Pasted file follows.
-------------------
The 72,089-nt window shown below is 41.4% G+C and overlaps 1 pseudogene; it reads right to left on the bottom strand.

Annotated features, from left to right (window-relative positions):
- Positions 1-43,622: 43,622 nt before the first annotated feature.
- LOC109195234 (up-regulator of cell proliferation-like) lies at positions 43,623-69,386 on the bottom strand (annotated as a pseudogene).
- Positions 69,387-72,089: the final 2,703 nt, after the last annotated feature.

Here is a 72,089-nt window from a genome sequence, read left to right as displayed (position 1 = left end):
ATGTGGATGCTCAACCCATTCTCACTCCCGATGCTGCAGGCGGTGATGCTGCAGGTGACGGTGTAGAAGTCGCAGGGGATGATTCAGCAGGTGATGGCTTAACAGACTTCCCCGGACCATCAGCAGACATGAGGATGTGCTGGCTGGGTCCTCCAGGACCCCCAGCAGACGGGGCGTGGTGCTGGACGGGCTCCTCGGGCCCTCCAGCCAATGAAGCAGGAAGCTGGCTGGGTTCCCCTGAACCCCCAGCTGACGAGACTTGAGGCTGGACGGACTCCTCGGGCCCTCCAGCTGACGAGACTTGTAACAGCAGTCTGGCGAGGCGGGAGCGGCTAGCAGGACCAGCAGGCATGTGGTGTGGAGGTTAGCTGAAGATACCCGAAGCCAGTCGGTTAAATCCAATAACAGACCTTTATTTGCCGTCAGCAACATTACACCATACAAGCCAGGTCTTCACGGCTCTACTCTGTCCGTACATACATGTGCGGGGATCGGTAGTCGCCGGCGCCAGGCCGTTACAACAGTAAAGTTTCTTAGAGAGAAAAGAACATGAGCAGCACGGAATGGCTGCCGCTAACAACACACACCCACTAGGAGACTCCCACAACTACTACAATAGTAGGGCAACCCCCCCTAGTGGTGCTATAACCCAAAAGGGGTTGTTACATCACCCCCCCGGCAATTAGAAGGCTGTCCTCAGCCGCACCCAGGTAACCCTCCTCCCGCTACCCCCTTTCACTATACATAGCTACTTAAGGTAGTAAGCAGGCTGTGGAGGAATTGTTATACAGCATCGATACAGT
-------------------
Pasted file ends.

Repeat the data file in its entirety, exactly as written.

The 72,089-nt window shown below is 41.4% G+C and overlaps 1 pseudogene; it reads right to left on the bottom strand.

Annotated features, from left to right (window-relative positions):
- Positions 1-43,622: 43,622 nt before the first annotated feature.
- LOC109195234 (up-regulator of cell proliferation-like) lies at positions 43,623-69,386 on the bottom strand (annotated as a pseudogene).
- Positions 69,387-72,089: the final 2,703 nt, after the last annotated feature.

Here is a 72,089-nt window from a genome sequence, read left to right as displayed (position 1 = left end):
ATGTGGATGCTCAACCCATTCTCACTCCCGATGCTGCAGGCGGTGATGCTGCAGGTGACGGTGTAGAAGTCGCAGGGGATGATTCAGCAGGTGATGGCTTAACAGACTTCCCCGGACCATCAGCAGACATGAGGATGTGCTGGCTGGGTCCTCCAGGACCCCCAGCAGACGGGGCGTGGTGCTGGACGGGCTCCTCGGGCCCTCCAGCCAATGAAGCAGGAAGCTGGCTGGGTTCCCCTGAACCCCCAGCTGACGAGACTTGAGGCTGGACGGACTCCTCGGGCCCTCCAGCTGACGAGACTTGTAACAGCAGTCTGGCGAGGCGGGAGCGGCTAGCAGGACCAGCAGGCATGTGGTGTGGAGGTTAGCTGAAGATACCCGAAGCCAGTCGGTTAAATCCAATAACAGACCTTTATTTGCCGTCAGCAACATTACACCATACAAGCCAGGTCTTCACGGCTCTACTCTGTCCGTACATACATGTGCGGGGATCGGTAGTCGCCGGCGCCAGGCCGTTACAACAGTAAAGTTTCTTAGAGAGAAAAGAACATGAGCAGCACGGAATGGCTGCCGCTAACAACACACACCCACTAGGAGACTCCCACAACTACTACAATAGTAGGGCAACCCCCCCTAGTGGTGCTATAACCCAAAAGGGGTTGTTACATCACCCCCCCGGCAATTAGAAGGCTGTCCTCAGCCGCACCCAGGTAACCCTCCTCCCGCTACCCCCTTTCACTATACATAGCTACTTAAGGTAGTAAGCAGGCTGTGGAGGAATTGTTATACAGCATCGATACAGT